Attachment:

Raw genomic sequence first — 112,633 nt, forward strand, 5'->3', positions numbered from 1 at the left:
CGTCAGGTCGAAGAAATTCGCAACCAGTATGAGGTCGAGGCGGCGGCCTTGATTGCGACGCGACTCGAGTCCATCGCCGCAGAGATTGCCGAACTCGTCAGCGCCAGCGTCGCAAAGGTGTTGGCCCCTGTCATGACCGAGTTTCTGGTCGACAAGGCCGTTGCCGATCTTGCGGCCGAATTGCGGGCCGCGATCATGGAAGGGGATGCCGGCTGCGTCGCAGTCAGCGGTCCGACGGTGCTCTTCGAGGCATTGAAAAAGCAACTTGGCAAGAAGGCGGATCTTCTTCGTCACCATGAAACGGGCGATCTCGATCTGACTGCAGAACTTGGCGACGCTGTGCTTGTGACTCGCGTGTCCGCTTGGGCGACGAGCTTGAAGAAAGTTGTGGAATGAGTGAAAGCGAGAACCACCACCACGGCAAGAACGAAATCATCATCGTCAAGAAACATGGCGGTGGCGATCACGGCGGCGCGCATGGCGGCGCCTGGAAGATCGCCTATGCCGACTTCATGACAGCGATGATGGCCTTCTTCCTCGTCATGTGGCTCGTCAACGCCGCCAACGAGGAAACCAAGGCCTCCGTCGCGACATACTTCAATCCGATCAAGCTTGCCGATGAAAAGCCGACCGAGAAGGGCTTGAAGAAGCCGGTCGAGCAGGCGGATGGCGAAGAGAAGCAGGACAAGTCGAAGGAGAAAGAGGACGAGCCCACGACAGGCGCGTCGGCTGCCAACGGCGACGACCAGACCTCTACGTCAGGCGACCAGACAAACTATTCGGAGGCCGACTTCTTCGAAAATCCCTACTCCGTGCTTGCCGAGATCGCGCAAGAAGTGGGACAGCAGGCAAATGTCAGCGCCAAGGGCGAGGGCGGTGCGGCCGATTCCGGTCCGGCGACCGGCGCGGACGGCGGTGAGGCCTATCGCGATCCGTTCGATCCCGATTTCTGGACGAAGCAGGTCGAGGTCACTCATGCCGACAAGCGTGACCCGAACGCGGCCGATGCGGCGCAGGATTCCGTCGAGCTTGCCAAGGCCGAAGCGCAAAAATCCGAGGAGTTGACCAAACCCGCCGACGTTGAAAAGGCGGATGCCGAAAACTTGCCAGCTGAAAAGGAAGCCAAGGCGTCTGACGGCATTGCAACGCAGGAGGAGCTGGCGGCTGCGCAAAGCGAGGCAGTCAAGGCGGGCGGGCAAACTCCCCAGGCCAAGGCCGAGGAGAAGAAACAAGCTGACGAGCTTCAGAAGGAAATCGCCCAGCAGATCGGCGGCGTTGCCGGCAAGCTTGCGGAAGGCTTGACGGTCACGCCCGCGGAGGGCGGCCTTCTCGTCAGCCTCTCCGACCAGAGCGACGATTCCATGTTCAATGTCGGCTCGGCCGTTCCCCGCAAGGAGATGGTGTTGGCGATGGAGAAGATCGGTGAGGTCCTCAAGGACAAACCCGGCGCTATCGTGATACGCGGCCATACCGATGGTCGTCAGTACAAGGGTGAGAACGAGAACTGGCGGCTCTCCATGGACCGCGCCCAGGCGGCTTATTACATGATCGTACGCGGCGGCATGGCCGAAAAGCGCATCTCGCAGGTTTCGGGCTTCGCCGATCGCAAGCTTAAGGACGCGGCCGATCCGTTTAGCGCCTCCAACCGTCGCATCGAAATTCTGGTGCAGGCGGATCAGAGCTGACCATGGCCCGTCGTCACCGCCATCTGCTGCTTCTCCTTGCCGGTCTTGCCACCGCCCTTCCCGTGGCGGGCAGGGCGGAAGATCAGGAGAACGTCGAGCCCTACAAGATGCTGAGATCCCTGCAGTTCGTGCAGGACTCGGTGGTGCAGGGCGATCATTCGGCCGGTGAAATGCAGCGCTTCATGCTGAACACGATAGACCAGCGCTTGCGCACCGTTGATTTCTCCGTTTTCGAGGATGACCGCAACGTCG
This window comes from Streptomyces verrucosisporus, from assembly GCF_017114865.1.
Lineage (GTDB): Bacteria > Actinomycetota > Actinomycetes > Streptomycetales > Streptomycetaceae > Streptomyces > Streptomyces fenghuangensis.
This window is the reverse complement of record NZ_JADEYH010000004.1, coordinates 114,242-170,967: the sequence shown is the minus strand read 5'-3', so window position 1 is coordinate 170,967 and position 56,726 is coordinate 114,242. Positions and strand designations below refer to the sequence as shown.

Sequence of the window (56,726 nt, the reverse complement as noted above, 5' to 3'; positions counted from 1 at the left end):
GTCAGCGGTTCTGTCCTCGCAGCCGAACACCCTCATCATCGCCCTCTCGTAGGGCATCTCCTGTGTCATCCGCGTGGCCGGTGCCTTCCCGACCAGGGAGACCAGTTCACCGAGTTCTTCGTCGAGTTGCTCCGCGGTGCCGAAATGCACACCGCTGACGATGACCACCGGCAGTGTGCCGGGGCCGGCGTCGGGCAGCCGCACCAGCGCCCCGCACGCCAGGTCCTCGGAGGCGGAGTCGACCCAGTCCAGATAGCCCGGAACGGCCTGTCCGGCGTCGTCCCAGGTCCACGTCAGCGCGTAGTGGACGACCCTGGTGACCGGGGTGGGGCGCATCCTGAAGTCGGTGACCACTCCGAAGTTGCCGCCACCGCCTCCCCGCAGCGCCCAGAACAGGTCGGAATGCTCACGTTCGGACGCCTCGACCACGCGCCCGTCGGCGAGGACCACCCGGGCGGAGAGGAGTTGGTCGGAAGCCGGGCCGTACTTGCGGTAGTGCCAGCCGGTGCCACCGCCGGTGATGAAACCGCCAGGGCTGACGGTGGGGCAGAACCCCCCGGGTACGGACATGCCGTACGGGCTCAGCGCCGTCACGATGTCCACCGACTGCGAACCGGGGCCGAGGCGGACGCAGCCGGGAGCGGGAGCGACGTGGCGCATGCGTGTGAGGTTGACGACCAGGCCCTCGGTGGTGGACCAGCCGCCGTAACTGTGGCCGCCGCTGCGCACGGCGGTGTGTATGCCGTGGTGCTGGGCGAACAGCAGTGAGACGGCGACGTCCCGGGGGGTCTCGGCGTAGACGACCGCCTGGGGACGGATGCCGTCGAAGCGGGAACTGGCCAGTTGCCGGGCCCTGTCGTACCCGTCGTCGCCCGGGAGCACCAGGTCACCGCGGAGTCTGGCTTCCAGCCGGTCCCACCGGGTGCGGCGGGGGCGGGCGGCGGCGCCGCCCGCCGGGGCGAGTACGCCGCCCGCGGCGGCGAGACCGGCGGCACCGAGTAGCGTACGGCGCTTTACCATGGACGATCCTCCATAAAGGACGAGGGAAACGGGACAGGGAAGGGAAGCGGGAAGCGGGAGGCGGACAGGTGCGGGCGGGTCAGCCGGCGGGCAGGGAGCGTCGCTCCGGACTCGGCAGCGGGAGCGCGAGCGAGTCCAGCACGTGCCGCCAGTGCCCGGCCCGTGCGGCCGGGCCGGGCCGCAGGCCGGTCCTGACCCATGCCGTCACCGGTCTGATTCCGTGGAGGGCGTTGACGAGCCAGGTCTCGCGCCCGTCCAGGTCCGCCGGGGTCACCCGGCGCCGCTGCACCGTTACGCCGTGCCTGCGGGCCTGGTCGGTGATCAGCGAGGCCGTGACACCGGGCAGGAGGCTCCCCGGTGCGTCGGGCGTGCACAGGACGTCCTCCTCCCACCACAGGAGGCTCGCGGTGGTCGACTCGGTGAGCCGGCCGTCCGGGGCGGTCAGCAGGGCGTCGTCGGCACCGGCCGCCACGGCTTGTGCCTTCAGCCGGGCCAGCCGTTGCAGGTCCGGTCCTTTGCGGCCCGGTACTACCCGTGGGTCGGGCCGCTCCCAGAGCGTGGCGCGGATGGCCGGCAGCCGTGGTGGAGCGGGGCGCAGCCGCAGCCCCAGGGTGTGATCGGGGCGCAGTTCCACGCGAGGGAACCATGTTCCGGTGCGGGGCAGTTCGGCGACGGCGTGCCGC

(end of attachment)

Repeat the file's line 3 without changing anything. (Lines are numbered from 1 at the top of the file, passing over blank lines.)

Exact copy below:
This window comes from Streptomyces verrucosisporus, from assembly GCF_017114865.1.